London food outlets are being urged to sign up to the Healthier Catering Commitment, a new voluntary scheme which aims to raise awareness among caterers about healthy eating.
Initially aimed at fast-food businesses, certification will be provided to operators who can demonstrate a commitment to reducing the amount of saturated fat, sugar and salt used in food sold to customers.
Supported by the London Boroughs, the London Food Board, the Greater London Authority and the Chartered Institute of Environmental Health (CIEH), the scheme will be launched today by Rosie Boycott, chair of the London Food Board at City Hall.
Tay Potier, CIEH London region policy officer, said the scheme was simple to operate, as businesses wishing to participate could be assessed during a routine food inspection.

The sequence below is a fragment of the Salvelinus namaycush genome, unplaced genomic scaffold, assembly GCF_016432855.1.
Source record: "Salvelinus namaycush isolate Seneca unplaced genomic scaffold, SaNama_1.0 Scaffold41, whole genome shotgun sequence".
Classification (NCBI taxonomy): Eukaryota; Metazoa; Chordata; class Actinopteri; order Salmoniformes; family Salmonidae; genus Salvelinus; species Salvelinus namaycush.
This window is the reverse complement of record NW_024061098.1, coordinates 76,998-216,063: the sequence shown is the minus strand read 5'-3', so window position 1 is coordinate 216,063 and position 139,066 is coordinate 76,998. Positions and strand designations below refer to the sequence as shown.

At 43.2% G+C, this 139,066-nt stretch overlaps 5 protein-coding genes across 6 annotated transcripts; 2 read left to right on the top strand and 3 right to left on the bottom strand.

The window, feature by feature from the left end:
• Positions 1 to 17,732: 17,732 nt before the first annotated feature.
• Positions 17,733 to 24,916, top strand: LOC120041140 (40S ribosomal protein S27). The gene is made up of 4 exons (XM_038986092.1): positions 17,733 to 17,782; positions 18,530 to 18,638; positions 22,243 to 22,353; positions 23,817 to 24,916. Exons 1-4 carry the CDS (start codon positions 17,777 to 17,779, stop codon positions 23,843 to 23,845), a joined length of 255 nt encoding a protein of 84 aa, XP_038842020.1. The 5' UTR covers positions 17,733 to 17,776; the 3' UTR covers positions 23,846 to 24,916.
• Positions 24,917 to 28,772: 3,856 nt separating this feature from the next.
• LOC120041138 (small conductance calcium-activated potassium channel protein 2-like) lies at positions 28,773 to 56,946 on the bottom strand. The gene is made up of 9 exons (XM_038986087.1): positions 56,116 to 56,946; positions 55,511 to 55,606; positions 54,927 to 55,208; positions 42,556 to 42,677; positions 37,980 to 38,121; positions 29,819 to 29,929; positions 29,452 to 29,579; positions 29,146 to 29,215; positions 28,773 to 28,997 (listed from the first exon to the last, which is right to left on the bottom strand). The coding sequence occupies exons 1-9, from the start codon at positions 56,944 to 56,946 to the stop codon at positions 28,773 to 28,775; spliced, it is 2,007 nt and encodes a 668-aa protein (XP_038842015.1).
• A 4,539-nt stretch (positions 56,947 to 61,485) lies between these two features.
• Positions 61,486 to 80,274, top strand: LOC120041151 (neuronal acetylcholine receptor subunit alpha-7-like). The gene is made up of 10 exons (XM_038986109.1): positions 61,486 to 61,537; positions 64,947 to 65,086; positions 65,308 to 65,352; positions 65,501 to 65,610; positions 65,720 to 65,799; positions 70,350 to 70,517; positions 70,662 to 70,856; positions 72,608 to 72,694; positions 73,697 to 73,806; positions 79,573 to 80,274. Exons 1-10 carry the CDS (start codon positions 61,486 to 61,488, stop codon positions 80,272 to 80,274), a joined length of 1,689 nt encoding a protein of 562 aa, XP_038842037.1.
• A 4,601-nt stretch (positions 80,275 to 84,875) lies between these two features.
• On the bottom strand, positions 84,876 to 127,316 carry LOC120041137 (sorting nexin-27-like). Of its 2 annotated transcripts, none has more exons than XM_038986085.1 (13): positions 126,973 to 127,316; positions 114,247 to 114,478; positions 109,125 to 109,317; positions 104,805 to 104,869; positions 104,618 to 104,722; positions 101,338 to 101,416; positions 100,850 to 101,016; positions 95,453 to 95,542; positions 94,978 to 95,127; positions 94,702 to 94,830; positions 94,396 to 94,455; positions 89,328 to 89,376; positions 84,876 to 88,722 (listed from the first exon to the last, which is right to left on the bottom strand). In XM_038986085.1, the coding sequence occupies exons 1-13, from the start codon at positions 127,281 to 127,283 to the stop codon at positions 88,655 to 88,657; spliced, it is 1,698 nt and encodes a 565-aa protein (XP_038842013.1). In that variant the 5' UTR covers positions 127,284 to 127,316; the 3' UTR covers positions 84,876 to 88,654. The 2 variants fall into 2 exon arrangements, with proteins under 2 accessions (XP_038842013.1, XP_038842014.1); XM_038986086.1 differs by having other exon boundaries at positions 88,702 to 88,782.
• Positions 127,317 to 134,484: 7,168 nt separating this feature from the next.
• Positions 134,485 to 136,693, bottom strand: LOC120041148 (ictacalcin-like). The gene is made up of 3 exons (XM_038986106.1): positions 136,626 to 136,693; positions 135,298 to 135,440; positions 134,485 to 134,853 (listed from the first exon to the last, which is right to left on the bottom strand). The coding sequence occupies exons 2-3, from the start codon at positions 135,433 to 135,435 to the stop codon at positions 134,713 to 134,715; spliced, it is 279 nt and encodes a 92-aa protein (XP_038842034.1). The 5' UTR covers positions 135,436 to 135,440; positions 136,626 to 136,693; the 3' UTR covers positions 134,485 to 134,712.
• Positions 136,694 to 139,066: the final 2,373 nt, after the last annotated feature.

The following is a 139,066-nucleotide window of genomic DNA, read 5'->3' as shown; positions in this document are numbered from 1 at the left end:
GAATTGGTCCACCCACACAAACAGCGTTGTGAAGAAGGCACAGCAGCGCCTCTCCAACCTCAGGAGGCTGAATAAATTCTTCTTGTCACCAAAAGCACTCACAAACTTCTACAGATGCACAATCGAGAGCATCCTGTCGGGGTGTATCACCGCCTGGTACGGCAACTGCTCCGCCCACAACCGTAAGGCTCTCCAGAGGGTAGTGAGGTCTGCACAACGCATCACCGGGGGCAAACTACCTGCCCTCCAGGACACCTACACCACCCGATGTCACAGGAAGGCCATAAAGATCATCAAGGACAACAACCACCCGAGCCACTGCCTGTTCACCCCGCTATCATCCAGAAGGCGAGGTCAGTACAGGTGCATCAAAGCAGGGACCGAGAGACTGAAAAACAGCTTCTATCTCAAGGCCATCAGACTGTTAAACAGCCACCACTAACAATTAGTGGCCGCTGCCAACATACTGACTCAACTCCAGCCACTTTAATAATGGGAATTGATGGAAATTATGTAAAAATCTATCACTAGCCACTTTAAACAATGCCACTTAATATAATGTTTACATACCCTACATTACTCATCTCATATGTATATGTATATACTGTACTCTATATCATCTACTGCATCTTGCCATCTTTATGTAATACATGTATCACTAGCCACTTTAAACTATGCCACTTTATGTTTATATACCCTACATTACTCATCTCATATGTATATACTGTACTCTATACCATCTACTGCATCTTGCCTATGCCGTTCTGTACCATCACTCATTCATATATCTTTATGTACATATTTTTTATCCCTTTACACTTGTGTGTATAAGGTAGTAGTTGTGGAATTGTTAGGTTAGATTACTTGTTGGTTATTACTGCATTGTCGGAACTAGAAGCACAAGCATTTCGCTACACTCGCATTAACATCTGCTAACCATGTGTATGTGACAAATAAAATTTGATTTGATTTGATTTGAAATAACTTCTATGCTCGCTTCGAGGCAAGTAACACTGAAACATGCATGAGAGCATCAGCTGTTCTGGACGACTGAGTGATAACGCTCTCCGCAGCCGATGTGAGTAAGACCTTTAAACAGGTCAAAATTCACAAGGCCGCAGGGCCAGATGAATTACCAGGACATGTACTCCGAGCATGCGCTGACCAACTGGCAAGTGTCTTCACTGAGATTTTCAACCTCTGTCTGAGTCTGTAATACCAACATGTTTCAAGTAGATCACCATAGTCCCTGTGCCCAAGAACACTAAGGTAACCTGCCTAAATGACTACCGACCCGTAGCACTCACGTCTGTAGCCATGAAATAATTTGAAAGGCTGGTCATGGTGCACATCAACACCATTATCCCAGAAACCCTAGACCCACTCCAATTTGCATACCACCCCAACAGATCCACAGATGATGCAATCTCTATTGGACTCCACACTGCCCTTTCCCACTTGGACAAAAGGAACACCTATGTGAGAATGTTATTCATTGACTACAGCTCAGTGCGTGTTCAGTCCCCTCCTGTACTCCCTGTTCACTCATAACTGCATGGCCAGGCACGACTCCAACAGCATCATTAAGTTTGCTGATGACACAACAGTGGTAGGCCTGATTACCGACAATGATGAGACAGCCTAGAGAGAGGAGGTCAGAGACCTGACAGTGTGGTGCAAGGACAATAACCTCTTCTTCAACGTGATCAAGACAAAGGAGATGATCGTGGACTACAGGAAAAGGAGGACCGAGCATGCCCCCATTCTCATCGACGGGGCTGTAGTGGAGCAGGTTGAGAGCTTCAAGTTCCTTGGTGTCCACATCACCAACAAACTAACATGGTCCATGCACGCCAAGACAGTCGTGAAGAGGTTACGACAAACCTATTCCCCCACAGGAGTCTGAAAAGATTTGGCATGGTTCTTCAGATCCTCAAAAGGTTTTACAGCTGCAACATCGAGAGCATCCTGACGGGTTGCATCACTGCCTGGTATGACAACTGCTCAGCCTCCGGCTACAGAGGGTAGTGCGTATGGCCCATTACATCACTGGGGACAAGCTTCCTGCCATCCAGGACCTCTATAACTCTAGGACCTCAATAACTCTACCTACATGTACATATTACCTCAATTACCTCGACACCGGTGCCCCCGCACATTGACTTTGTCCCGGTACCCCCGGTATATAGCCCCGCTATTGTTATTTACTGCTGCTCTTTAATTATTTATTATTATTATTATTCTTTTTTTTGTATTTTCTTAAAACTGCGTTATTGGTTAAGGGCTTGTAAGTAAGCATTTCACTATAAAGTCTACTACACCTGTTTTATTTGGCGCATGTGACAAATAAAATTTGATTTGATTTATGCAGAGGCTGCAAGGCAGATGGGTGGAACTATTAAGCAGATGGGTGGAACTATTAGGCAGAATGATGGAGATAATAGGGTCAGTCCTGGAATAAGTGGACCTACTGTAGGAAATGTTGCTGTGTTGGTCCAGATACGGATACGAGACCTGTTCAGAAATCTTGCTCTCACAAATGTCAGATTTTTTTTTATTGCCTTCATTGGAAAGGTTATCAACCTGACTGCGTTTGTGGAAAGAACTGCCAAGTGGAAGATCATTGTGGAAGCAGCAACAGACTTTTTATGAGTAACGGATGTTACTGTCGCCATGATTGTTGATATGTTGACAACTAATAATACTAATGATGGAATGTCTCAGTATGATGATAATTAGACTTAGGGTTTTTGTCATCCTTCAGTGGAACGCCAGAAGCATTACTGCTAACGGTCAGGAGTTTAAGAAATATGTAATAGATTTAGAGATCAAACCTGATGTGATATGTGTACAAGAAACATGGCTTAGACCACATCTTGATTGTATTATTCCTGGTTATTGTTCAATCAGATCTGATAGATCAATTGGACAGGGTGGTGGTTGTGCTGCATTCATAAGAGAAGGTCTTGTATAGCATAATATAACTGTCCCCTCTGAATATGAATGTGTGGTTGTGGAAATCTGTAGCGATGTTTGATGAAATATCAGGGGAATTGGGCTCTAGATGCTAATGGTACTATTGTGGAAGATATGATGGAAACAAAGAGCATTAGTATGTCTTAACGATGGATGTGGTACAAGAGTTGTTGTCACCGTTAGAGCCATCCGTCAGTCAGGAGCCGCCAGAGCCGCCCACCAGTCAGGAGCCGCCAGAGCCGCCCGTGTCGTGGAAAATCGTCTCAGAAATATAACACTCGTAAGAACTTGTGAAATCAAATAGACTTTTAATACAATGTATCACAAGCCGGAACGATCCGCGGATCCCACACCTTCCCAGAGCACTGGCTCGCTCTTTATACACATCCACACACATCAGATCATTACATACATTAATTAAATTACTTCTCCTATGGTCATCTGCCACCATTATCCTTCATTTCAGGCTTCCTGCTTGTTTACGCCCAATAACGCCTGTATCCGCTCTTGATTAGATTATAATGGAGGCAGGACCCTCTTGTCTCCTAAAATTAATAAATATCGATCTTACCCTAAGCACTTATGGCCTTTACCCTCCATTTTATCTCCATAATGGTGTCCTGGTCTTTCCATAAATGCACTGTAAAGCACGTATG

"Most of the businesses involved in the pilot were surprised at how little they needed to do to make their food healthier - small changes like changing the oil they use from an unhealthy one high in saturated fats to a healthier mono or polyunsaturated one could make a huge difference and it did not cost them any more," Potier said.
"Many businesses also had a great sense of pride and satisfaction knowing that they were making a contribution to improving the health of their customers. For an environmental health perspective, the healthier catering commitment provides a great opportunity to work with food businesses to promote the benefits of health eating as well as food safety.
Rosie Boycott said: "One in four businesses in London sells food and it is the second-biggest manufacturing sector in the capital, so food businesses cutting down on saturated fat, sugar and salt will have a huge impact on making us healthier. This is a great initiative; Londoners want to be able to go out and enjoy a delicious meal and know it is healthy at the same time."
By Janet Harmer
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